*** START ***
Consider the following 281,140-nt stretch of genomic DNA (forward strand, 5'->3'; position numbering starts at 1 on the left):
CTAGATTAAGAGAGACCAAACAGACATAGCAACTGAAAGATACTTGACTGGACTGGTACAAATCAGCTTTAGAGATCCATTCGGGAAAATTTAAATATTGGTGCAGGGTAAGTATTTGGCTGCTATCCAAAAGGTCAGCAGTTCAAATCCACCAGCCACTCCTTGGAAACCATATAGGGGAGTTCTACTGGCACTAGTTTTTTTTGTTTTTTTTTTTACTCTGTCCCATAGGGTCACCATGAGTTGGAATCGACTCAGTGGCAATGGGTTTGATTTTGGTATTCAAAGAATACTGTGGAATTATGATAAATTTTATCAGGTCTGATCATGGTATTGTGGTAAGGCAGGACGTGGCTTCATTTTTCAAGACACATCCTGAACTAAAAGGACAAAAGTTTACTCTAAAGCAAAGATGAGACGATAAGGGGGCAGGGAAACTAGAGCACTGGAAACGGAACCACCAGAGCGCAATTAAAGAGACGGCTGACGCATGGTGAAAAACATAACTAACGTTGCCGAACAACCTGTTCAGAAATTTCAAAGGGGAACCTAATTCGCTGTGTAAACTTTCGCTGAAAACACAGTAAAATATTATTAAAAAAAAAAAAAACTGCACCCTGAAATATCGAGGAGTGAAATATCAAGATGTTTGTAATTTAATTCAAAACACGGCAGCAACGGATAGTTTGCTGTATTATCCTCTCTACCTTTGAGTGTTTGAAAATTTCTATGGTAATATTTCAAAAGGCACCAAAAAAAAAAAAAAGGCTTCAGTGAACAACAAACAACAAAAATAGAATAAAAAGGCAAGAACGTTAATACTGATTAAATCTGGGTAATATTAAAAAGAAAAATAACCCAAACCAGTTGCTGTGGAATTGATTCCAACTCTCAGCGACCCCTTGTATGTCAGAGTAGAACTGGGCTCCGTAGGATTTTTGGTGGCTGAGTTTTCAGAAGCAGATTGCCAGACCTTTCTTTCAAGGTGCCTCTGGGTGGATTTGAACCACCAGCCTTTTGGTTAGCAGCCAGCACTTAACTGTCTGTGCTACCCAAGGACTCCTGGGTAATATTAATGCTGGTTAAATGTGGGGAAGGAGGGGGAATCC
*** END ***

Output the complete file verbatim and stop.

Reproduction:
Consider the following 281,140-nt stretch of genomic DNA (forward strand, 5'->3'; position numbering starts at 1 on the left):
CTAGATTAAGAGAGACCAAACAGACATAGCAACTGAAAGATACTTGACTGGACTGGTACAAATCAGCTTTAGAGATCCATTCGGGAAAATTTAAATATTGGTGCAGGGTAAGTATTTGGCTGCTATCCAAAAGGTCAGCAGTTCAAATCCACCAGCCACTCCTTGGAAACCATATAGGGGAGTTCTACTGGCACTAGTTTTTTTTGTTTTTTTTTTTACTCTGTCCCATAGGGTCACCATGAGTTGGAATCGACTCAGTGGCAATGGGTTTGATTTTGGTATTCAAAGAATACTGTGGAATTATGATAAATTTTATCAGGTCTGATCATGGTATTGTGGTAAGGCAGGACGTGGCTTCATTTTTCAAGACACATCCTGAACTAAAAGGACAAAAGTTTACTCTAAAGCAAAGATGAGACGATAAGGGGGCAGGGAAACTAGAGCACTGGAAACGGAACCACCAGAGCGCAATTAAAGAGACGGCTGACGCATGGTGAAAAACATAACTAACGTTGCCGAACAACCTGTTCAGAAATTTCAAAGGGGAACCTAATTCGCTGTGTAAACTTTCGCTGAAAACACAGTAAAATATTATTAAAAAAAAAAAAAACTGCACCCTGAAATATCGAGGAGTGAAATATCAAGATGTTTGTAATTTAATTCAAAACACGGCAGCAACGGATAGTTTGCTGTATTATCCTCTCTACCTTTGAGTGTTTGAAAATTTCTATGGTAATATTTCAAAAGGCACCAAAAAAAAAAAAAAGGCTTCAGTGAACAACAAACAACAAAAATAGAATAAAAAGGCAAGAACGTTAATACTGATTAAATCTGGGTAATATTAAAAAGAAAAATAACCCAAACCAGTTGCTGTGGAATTGATTCCAACTCTCAGCGACCCCTTGTATGTCAGAGTAGAACTGGGCTCCGTAGGATTTTTGGTGGCTGAGTTTTCAGAAGCAGATTGCCAGACCTTTCTTTCAAGGTGCCTCTGGGTGGATTTGAACCACCAGCCTTTTGGTTAGCAGCCAGCACTTAACTGTCTGTGCTACCCAAGGACTCCTGGGTAATATTAATGCTGGTTAAATGTGGGGAAGGAGGGGGAATCC